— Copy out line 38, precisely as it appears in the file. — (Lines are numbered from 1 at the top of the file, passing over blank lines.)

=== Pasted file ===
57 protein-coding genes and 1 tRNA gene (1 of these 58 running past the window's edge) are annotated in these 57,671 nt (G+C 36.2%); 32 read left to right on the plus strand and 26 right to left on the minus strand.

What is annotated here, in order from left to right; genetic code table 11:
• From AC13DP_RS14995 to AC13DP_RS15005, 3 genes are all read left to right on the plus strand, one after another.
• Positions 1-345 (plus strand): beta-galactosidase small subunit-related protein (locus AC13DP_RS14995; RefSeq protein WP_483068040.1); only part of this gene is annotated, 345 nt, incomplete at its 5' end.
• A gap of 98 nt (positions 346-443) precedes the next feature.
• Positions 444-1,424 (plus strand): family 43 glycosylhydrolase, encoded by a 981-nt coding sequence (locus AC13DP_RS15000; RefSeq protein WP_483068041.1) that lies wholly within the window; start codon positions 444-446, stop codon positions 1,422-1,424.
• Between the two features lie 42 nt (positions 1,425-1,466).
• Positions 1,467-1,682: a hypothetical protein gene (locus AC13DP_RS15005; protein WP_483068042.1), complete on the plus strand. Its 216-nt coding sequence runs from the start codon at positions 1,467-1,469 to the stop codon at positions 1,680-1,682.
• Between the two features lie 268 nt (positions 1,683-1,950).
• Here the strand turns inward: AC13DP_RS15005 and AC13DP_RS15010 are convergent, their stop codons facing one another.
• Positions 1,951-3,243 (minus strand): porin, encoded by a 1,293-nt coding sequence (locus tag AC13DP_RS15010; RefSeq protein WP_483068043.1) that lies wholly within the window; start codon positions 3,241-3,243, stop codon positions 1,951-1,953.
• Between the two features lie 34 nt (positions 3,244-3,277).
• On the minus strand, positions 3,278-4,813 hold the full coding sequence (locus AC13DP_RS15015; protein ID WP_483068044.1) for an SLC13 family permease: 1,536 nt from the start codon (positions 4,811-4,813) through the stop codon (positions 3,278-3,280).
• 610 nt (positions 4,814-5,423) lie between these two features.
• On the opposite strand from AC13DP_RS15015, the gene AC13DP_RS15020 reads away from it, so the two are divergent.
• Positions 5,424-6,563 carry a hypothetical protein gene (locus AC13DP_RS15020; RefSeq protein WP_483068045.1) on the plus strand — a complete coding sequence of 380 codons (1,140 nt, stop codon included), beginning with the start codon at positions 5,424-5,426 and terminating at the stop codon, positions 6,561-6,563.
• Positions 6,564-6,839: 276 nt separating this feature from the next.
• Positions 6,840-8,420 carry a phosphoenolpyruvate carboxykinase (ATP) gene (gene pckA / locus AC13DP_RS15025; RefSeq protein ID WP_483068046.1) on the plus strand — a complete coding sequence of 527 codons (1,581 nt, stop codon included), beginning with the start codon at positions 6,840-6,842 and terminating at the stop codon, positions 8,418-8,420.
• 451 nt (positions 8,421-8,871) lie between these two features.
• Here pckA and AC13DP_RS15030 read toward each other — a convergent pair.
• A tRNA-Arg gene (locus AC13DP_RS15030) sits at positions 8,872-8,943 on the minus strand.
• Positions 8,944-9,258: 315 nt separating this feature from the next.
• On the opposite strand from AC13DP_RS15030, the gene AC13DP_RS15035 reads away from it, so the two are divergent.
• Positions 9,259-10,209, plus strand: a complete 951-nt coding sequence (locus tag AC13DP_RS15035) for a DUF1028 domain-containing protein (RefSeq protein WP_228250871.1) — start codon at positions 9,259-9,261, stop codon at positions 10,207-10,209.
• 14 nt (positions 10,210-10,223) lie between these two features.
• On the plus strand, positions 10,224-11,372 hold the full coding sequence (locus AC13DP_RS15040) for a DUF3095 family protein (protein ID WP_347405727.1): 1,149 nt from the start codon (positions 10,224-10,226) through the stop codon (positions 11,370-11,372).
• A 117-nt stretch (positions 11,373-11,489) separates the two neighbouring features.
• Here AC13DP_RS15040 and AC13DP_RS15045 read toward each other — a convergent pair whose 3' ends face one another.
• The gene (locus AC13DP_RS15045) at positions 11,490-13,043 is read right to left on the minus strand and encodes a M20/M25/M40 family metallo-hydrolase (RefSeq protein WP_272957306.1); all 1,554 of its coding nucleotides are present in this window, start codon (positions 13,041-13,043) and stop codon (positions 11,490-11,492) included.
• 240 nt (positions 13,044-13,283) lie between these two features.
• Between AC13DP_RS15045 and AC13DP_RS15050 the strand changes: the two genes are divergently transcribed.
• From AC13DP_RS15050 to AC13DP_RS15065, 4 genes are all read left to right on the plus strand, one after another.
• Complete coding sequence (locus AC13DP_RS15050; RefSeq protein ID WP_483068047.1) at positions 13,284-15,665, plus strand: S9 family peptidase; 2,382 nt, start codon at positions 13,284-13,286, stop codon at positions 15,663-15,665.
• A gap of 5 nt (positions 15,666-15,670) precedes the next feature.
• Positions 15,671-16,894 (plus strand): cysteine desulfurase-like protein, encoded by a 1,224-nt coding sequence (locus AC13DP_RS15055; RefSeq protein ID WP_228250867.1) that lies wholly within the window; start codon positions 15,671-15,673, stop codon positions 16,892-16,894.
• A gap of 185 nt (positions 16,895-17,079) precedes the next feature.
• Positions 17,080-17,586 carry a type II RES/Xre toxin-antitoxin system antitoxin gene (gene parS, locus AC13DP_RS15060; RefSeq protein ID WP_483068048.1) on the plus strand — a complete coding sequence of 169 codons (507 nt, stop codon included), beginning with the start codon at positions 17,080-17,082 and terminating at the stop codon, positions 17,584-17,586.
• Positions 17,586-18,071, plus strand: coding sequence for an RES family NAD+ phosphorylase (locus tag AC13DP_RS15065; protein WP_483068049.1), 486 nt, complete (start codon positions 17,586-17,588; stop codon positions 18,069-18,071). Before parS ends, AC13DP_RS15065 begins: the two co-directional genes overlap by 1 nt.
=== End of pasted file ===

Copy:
• Positions 17,586-18,071, plus strand: coding sequence for an RES family NAD+ phosphorylase (locus tag AC13DP_RS15065; protein WP_483068049.1), 486 nt, complete (start codon positions 17,586-17,588; stop codon positions 18,069-18,071). Before parS ends, AC13DP_RS15065 begins: the two co-directional genes overlap by 1 nt.